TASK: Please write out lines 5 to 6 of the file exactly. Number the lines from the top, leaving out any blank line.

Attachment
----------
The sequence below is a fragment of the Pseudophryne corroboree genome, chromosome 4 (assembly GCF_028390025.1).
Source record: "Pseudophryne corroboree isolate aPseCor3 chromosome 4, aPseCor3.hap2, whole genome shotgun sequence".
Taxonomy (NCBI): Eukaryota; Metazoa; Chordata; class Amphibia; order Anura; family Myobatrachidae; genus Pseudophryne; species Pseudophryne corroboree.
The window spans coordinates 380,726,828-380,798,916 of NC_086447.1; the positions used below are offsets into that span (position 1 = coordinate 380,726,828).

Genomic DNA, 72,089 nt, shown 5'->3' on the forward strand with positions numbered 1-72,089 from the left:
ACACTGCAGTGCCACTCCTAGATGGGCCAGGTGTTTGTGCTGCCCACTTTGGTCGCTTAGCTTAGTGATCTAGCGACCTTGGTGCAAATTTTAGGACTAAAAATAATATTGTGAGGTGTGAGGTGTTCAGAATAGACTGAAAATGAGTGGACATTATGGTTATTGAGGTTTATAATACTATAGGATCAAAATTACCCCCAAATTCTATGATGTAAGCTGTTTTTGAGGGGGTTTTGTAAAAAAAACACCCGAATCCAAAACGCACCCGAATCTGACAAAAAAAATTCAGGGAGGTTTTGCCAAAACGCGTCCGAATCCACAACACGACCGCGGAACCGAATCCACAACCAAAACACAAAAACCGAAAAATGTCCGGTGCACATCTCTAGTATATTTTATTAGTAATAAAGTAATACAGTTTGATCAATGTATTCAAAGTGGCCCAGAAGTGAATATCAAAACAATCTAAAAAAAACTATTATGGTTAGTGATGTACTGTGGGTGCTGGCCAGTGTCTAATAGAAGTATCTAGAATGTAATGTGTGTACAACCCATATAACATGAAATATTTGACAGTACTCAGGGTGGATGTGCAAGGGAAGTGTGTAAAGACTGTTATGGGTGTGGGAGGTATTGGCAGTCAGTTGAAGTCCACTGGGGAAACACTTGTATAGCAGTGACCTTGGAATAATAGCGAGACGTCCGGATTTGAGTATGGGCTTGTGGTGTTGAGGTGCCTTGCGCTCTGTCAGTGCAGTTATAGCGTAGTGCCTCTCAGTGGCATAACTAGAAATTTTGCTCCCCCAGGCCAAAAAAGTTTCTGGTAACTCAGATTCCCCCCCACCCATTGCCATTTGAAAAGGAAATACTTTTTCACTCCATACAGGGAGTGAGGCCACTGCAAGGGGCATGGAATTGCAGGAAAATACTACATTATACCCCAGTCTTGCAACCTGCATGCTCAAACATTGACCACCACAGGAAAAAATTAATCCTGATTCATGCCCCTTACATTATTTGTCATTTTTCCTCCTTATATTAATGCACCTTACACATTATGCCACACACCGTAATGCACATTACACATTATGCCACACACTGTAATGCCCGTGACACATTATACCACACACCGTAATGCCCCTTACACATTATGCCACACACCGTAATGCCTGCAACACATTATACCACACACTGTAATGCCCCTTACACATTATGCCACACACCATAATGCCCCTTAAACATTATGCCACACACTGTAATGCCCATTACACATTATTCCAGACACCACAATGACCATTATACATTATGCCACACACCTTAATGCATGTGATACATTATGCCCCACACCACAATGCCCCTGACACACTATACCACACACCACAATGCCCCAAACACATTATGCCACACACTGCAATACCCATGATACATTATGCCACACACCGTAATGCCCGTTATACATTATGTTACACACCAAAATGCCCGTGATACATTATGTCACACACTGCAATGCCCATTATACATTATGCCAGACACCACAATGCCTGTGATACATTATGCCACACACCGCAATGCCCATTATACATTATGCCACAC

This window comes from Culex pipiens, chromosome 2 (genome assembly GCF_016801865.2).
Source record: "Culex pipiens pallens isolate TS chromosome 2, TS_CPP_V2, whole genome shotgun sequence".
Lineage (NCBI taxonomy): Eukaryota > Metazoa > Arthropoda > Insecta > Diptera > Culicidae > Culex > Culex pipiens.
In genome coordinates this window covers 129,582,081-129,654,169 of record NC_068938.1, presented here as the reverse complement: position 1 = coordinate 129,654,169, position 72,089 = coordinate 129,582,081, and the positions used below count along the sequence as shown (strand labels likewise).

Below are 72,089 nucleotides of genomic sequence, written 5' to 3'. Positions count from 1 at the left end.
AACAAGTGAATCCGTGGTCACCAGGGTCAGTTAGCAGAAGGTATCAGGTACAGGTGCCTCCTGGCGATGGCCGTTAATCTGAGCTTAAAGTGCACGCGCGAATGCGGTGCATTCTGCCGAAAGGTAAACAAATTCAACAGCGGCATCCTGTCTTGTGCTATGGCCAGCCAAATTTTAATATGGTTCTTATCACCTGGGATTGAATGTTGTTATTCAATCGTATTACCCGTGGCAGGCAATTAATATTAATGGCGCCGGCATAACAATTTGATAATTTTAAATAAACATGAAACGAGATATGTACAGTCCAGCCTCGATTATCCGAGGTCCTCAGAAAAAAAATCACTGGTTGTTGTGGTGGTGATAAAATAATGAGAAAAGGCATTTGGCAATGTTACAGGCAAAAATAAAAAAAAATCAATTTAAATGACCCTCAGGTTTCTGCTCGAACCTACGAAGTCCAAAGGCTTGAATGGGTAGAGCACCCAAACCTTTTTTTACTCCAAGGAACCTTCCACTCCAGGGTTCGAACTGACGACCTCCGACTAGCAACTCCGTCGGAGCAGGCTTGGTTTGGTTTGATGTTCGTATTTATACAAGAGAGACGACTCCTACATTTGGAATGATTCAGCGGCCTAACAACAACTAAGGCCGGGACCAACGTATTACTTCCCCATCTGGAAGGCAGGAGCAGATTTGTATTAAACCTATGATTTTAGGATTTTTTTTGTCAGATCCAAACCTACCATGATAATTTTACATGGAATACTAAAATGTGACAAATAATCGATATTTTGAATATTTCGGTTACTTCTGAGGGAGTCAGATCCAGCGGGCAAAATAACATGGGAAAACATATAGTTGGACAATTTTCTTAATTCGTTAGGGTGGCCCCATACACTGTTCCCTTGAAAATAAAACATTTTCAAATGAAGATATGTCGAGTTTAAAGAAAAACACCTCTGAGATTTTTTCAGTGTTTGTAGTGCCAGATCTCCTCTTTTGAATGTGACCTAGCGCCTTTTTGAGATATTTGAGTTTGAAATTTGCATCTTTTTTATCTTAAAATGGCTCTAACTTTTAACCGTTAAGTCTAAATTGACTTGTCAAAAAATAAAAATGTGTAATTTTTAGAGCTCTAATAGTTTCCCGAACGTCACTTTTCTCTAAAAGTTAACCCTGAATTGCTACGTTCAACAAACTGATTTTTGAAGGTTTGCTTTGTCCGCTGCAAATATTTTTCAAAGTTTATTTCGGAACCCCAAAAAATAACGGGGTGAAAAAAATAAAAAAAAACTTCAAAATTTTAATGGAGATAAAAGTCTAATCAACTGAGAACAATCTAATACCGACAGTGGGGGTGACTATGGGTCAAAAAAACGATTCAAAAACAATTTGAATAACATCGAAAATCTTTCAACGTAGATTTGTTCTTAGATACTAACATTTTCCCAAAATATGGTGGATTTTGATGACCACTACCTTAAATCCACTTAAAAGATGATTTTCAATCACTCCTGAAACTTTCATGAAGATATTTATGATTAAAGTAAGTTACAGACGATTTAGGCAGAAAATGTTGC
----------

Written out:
Genomic DNA, 72,089 nt, shown 5'->3' on the forward strand with positions numbered 1-72,089 from the left:
ACACTGCAGTGCCACTCCTAGATGGGCCAGGTGTTTGTGCTGCCCACTTTGGTCGCTTAGCTTAGTGATCTAGCGACCTTGGTGCAAATTTTAGGACTAAAAATAATATTGTGAGGTGTGAGGTGTTCAGAATAGACTGAAAATGAGTGGACATTATGGTTATTGAGGTTTATAATACTATAGGATCAAAATTACCCCCAAATTCTATGATGTAAGCTGTTTTTGAGGGGGTTTTGTAAAAAAAACACCCGAATCCAAAACGCACCCGAATCTGACAAAAAAAATTCAGGGAGGTTTTGCCAAAACGCGTCCGAATCCACAACACGACCGCGGAACCGAATCCACAACCAAAACACAAAAACCGAAAAATGTCCGGTGCACATCTCTAGTATATTTTATTAGTAATAAAGTAATACAGTTTGATCAATGTATTCAAAGTGGCCCAGAAGTGAATATCAAAACAATCTAAAAAAAACTATTATGGTTAGTGATGTACTGTGGGTGCTGGCCAGTGTCTAATAGAAGTATCTAGAATGTAATGTGTGTACAACCCATATAACATGAAATATTTGACAGTACTCAGGGTGGATGTGCAAGGGAAGTGTGTAAAGACTGTTATGGGTGTGGGAGGTATTGGCAGTCAGTTGAAGTCCACTGGGGAAACACTTGTATAGCAGTGACCTTGGAATAATAGCGAGACGTCCGGATTTGAGTATGGGCTTGTGGTGTTGAGGTGCCTTGCGCTCTGTCAGTGCAGTTATAGCGTAGTGCCTCTCAGTGGCATAACTAGAAATTTTGCTCCCCCAGGCCAAAAAAGTTTCTGGTAACTCAGATTCCCCCCCACCCATTGCCATTTGAAAAGGAAATACTTTTTCACTCCATACAGGGAGTGAGGCCACTGCAAGGGGCATGGAATTGCAGGAAAATACTACATTATACCCCAGTCTTGCAACCTGCATGCTCAAACATTGACCACCACAGGAAAAAATTAATCCTGATTCATGCCCCTTACATTATTTGTCATTTTTCCTCCTTATATTAATGCACCTTACACATTATGCCACACACCGTAATGCACATTACACATTATGCCACACACTGTAATGCCCGTGACACATTATACCACACACCGTAATGCCCCTTACACATTATGCCACACACCGTAATGCCTGCAACACATTATACCACACACTGTAATGCCCCTTACACATTATGCCACACACCATAATGCCCCTTAAACATTATGCCACACACTGTAATGCCCATTACACATTATTCCAGACACCACAATGACCATTATACATTATGCCACACACCTTAATGCATGTGATACATTATGCCCCACACCACAATGCCCCTGACACACTATACCACACACCACAATGCCCCAAACACATTATGCCACACACTGCAATACCCATGATACATTATGCCACACACCGTAATGCCCGTTATACATTATGTTACACACCAAAATGCCCGTGATACATTATGTCACACACTGCAATGCCCATTATACATTATGCCAGACACCACAATGCCTGTGATACATTATGCCACACACCGCAATGCCCATTATACATTATGCCACAC